Another fine show was in Nashville in the 1990s. He was on a bill with Little Feat and B.B. King. It was a magical evening from start to finish.
In his own parlance, he was a “char-acter,” a charmer, a big ball of talent and a sincere entertainer. By sincere entertainer, I mean that he treated his audience with respect. He always assumed, wisely, that we knew what he was about and he never talked down to those of us watching him play.
My favorite rendition of the New Orleans classic Iko Iko is by Dr. John. But of his original songs, One 2 A.M. Too Many, written with legendary songsmith Doc Pomus, paints a picture so real, it’s obvious he had lived some of that gritty story himself during his legendary wild years of decades ago. For me, it’s the highlight of his 2001 Creole Moon album, and among the best of his entire repertoire.
In 2013, Dr. John was interviewed at the Country Music Hall of Fame. I attended and wrote the following account of his conversation. If you would like to read about that great conversation between him and Nick Spitzer, keep reading.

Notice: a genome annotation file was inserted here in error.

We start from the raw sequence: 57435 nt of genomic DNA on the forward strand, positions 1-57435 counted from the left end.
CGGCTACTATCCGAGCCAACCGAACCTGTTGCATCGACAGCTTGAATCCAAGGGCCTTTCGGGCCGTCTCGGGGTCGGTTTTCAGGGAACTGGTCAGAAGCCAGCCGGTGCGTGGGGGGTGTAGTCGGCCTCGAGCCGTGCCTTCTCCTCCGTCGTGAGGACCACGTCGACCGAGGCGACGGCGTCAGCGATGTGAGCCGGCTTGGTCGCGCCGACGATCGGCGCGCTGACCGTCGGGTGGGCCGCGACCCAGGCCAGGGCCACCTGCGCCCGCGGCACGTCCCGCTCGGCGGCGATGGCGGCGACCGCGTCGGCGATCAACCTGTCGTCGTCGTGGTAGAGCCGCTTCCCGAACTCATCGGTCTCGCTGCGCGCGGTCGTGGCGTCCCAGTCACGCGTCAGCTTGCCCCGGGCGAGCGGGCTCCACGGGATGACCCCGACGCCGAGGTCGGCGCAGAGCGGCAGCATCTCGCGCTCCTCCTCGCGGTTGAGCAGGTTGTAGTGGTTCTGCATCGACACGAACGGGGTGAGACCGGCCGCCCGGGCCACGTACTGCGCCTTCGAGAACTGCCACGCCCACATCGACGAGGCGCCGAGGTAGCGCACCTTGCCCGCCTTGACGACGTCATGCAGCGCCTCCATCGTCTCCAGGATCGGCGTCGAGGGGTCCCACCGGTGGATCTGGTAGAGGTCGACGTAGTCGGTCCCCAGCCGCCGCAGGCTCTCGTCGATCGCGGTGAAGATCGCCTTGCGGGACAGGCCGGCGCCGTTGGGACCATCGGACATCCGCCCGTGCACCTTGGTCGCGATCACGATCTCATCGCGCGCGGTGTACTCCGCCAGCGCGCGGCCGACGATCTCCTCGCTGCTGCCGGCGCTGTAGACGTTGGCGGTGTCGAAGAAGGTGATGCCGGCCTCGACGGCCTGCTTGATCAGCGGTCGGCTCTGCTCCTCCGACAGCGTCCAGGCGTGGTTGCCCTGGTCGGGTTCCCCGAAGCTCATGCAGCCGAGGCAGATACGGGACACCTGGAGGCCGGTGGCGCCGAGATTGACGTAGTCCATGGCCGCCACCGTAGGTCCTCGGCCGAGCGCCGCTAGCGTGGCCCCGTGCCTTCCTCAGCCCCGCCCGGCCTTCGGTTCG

Beyond that, I’ll just say, Rest in peace, Dr. John, and “Jockimo Fe Na Nay.”
“Doctor” Dr. John in Nashville, 2013
Dr. John plays as interviewer Nick Spitzer watches
It must have been the right time. I was definitely in the right place. Dr. John entered the Country Music Hall of Fame’s Ford Theater for a one-hour interview and performance in conjunction with the Americana Music Association Conference in Nashville September 19, 2013. He was greeted with a standing ovation by those of us in the packed theater as he walked in with interviewer Nick Spitzer, host of American Routes, a radio show that emanates each week from New Orleans, Dr. John’s hometown. The night before, the good Doctor, aka Mac Rebennack, had been presented the Americana Music Association’s Lifetime Achievement Award for Performance. If you have ever seen him perform, you know he deserves that accolade.